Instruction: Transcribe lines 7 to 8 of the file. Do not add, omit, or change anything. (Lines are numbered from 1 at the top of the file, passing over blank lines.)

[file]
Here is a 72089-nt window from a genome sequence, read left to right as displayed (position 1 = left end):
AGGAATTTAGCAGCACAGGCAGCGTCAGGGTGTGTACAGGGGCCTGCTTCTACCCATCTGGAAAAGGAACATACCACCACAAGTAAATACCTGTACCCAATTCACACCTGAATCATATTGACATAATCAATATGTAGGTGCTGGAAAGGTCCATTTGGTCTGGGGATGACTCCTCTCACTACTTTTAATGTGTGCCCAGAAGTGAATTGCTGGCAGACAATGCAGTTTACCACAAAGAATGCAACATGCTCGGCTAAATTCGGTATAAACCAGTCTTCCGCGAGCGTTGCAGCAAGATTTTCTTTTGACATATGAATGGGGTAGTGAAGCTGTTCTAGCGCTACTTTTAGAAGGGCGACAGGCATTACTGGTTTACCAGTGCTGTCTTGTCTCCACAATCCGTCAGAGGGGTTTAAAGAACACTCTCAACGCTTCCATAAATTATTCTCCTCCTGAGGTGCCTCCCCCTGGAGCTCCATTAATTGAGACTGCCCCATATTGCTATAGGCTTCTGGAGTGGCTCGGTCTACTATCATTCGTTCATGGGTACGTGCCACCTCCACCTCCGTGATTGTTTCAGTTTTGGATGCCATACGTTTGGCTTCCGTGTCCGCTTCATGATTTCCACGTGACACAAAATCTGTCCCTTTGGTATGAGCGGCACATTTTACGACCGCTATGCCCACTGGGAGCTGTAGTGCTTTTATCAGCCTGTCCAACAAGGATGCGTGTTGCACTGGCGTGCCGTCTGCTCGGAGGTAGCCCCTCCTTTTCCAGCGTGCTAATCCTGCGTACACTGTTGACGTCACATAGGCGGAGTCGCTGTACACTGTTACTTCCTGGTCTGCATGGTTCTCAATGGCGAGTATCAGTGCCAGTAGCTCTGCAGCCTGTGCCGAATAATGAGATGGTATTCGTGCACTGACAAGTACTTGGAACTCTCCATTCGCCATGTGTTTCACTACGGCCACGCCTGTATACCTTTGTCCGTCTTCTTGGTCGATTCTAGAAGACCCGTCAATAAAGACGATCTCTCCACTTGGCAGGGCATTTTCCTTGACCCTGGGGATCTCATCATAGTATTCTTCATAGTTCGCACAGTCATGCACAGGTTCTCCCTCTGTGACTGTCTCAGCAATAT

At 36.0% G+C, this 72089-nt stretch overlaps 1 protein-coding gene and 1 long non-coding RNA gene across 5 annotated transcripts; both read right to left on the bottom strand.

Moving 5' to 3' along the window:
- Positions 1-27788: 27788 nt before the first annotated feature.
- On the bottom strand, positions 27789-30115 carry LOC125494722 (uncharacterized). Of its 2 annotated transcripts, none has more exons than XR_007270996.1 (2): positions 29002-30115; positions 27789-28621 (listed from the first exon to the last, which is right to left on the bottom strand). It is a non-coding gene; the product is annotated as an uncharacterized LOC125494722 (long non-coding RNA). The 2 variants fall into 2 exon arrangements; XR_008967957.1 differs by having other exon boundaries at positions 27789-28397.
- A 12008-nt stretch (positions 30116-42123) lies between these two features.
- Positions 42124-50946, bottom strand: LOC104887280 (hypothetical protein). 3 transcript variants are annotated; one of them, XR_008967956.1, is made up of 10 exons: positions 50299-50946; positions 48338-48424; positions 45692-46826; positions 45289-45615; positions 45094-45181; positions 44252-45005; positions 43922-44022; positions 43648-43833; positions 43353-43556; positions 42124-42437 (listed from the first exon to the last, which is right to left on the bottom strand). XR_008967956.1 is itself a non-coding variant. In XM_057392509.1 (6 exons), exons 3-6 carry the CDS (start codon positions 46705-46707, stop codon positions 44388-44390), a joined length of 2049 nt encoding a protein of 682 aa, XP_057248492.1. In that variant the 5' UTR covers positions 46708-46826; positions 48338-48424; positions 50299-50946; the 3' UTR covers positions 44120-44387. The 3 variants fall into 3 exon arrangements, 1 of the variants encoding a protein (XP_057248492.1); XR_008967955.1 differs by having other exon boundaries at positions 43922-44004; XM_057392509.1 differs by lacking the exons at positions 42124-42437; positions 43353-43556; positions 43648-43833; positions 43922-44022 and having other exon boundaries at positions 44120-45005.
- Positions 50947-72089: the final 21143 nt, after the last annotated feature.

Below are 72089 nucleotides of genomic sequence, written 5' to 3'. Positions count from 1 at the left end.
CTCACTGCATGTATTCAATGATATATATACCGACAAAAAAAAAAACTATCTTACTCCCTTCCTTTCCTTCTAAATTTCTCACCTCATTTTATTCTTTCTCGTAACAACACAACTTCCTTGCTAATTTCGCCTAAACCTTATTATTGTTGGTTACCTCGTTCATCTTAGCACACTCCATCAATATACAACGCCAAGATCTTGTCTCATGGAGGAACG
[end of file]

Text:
- A 12008-nt stretch (positions 30116-42123) lies between these two features.
- Positions 42124-50946, bottom strand: LOC104887280 (hypothetical protein). 3 transcript variants are annotated; one of them, XR_008967956.1, is made up of 10 exons: positions 50299-50946; positions 48338-48424; positions 45692-46826; positions 45289-45615; positions 45094-45181; positions 44252-45005; positions 43922-44022; positions 43648-43833; positions 43353-43556; positions 42124-42437 (listed from the first exon to the last, which is right to left on the bottom strand). XR_008967956.1 is itself a non-coding variant. In XM_057392509.1 (6 exons), exons 3-6 carry the CDS (start codon positions 46705-46707, stop codon positions 44388-44390), a joined length of 2049 nt encoding a protein of 682 aa, XP_057248492.1. In that variant the 5' UTR covers positions 46708-46826; positions 48338-48424; positions 50299-50946; the 3' UTR covers positions 44120-44387. The 3 variants fall into 3 exon arrangements, 1 of the variants encoding a protein (XP_057248492.1); XR_008967955.1 differs by having other exon boundaries at positions 43922-44004; XM_057392509.1 differs by lacking the exons at positions 42124-42437; positions 43353-43556; positions 43648-43833; positions 43922-44022 and having other exon boundaries at positions 44120-45005.